Influx of funds: Monday, the layoffs bring it down

ByRichard C. Sloan

Oct 30, 2021

“Declining remittances through formal channels will put pressure on the government’s foreign exchange reserves and exchange rate. Since remittances are critical to government, there is cause for concern.

Prof Selim Raihan, Executive Director of the South Asian Economic Modeling Network

The worrying drop in remittances in recent months is the result of a reappearance of illegal money transfer channels after coronavirus restrictions were lifted, a sharp drop in overseas recruitment and layoffs, they said. said experts.

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From July to September, the country received about $ 5.4 billion through formal channels, up from about $ 6.7 billion during the same period last year, according to data from the Bangladesh Bank (BB ).

Bangladeshis in Saudi Arabia, the United Arab Emirates and Malaysia – the countries from which most remittances originate – sent home about $ 932.7 million less than the amount they sent home. during those three months last year, according to BB and the Bureau of Manpower, Employment and Training (BMET).

In addition, Bangladesh received $ 771.6 million less in remittances in the first quarter of fiscal year 2021-2022 compared to the previous quarter, according to data from BB.

Remittances have skyrocketed in the past fiscal year, even as the pandemic wreaked havoc on the global economy. Expats sent home a record $ 24.7 billion contributing to the country’s economic recovery.

Professor Selim Raihan, executive director of the South Asian Economic Modeling Network (SANEM), said the increase in remittances amid the pandemic had surprised many.

“What happened was that the cash flow took place through formal channels, as informal channels like hundi could not function due to travel restrictions and the closure of economies in different countries.” , did he declare.

But informal channels reopened once restrictions were lifted. “As a result, formal channels are in decline.”

In the past year or so, many workers have been unable to travel abroad and this has left a “cumulative effect” on remittances, he added.

Professor Mustafizur Rahman, a distinguished member of the Center for Policy Dialogue (CPD), said many expats have sent their savings home or returned home with them. But it was a one-off phenomenon.

In addition, there are now fewer overseas employment opportunities for migrants, he said.

In 2020, the number of new workers with overseas jobs was 2.17 lakh, up from 7 lakh in 2019, according to BMET data.

STRONG DROP

Bangladeshi expatriates in Malaysia sent home about $ 607.24 million in funds in July-September 2020. The amount fell to $ 290.85 million this year, marking a drop of $ 316.39 million on a sliding scale. annual.

From Saudi Arabia, migrants sent more than $ 1.6 billion in the first quarter of the previous fiscal year while they sent $ 1.3 billion in the same period this year.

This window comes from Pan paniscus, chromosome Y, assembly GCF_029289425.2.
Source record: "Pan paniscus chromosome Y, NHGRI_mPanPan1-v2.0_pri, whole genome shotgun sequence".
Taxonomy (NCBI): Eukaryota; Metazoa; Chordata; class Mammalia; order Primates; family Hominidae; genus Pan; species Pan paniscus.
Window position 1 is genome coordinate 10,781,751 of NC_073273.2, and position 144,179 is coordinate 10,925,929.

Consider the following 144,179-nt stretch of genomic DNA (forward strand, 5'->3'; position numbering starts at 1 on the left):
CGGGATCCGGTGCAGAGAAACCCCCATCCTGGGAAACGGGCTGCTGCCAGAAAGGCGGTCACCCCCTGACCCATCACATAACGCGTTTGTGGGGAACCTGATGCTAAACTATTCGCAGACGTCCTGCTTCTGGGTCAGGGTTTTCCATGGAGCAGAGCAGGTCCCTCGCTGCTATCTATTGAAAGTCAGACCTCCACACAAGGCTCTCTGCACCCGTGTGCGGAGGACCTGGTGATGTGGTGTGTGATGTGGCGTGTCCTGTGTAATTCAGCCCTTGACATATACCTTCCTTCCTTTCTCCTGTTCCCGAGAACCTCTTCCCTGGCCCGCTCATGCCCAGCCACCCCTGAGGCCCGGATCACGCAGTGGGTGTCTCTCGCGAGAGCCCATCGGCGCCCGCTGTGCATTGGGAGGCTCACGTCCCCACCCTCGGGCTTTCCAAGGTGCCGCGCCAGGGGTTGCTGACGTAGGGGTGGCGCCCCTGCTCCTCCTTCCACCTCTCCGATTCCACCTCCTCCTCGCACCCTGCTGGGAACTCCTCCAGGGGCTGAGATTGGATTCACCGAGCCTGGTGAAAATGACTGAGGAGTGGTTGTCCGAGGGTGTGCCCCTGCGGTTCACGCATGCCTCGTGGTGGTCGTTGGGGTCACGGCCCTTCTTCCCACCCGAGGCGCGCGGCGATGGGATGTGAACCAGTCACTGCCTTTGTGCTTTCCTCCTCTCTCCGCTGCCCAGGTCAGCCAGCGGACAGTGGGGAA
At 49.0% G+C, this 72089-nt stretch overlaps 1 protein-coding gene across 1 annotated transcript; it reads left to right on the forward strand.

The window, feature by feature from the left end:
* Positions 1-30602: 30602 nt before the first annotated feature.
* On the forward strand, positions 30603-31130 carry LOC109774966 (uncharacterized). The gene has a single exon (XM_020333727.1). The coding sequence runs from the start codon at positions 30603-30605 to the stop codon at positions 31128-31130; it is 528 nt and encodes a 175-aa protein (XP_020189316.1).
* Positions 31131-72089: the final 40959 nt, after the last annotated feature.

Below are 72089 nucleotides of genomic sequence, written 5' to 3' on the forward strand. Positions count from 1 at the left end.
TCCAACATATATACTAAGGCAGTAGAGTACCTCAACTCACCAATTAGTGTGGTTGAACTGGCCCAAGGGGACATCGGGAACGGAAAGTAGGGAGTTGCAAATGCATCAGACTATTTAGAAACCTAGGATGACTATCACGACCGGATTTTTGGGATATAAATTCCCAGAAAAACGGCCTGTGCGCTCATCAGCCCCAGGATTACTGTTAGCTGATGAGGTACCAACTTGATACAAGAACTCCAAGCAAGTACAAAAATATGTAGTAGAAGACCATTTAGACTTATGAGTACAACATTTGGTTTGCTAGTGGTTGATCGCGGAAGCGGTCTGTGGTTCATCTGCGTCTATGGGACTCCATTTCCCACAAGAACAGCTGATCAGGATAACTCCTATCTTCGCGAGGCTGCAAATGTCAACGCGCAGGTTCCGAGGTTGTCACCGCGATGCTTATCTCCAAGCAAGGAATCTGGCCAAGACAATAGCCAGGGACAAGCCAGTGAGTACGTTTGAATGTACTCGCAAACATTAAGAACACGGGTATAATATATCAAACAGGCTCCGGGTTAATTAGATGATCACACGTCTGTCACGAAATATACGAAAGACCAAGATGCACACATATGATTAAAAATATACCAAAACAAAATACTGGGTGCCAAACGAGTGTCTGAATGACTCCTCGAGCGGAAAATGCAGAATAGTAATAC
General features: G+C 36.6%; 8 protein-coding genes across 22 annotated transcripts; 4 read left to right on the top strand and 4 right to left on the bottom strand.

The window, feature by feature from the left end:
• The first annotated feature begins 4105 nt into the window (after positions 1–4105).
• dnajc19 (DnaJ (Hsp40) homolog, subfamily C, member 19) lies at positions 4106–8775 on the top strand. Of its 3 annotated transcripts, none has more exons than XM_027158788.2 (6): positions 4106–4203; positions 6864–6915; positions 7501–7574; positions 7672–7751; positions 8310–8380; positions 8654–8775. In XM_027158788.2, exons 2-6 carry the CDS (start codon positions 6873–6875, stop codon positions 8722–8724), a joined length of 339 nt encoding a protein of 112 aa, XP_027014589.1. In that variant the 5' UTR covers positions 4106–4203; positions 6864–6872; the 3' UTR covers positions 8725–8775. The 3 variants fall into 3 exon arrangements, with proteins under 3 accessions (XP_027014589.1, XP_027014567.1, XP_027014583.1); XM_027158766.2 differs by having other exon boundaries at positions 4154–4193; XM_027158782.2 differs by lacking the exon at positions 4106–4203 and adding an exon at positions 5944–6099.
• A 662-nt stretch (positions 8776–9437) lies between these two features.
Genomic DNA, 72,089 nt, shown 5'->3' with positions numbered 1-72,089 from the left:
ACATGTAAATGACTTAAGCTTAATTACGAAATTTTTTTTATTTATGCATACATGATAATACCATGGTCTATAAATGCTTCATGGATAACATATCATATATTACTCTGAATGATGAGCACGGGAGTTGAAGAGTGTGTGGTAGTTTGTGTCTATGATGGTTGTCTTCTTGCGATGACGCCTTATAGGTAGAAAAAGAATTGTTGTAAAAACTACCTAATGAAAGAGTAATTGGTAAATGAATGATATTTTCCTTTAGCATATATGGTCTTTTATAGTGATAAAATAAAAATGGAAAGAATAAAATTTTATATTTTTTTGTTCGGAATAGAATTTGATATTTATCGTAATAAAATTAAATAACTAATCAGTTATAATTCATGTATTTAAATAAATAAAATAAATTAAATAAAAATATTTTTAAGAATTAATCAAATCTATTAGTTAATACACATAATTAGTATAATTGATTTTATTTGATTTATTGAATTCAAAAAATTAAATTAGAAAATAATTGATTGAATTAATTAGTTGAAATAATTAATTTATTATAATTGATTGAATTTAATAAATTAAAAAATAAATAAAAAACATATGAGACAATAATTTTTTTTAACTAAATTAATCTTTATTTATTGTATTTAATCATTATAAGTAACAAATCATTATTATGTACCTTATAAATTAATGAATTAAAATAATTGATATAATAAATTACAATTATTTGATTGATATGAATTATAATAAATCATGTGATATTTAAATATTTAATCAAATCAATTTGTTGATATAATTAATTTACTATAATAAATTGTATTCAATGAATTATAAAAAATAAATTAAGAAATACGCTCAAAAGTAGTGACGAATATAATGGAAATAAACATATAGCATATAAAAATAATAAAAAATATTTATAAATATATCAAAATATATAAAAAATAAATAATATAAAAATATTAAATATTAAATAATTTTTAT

Remittances from the UAE stood at $ 752.47 million between July and September last year. But it was $ 446.17 million this year.

Remittances from the UK and Kuwait were down $ 64.18 million and $ 24.33 million year-on-year.

Shariful Islam, who sells mobile accessories in Kuala Lumpur, said he sent 100 ringgits to his home via a bank on October 4.

“I paid five ringgits in service charges when the exchange rate was Tk 20.35,” he told the Daily Star by telephone. “But you can get at least one more taka for each ringgit if you send money through Monday. Plus, they don’t charge a service charge.”

As of July 2019, the government has provided a 2% cash incentive on amounts sent from abroad. The state-run Agrani Bank Limited granted an additional 1% incentive, but stopped the service in September this year.

Shariful said many of her Bangladeshi colleagues sent money through Agrani Bank when it offered an additional incentive.

Mohammad Musa, a Bangladeshi trader in Ras Al Khaimah, United Arab Emirates, said many of his compatriots were facing job losses and could not send anything home.

REASON TO BE CONCERNED

“The decline in remittances through formal channels will put pressure on the government’s foreign exchange reserves and the exchange rate. Since remittances are crucial for the government, there is cause for concern.” , said Professor Raihan.

Prof Mustafizur said there should be tighter central bank oversight to discourage informal channels.

In addition, the government must keep the exchange rate stable, he added.

Mohammad Shams-Ul Islam, managing director and CEO of Agrani Bank, said the recent decline is temporary and will be short-lived.

He added that the government was considering granting a three percent incentive on amounts paid to Bangladesh.

To encourage senders, Agrani Bank introduced an app-based service to send money from Singapore, he added.

Speaking at a cabinet committee meeting on economic affairs on October 6, Finance Minister AHM Mustafa Kamal said he hoped the flow of remittances would return to normal in about three months, as many Bangladeshis who returned home amid the pandemic are now returning.


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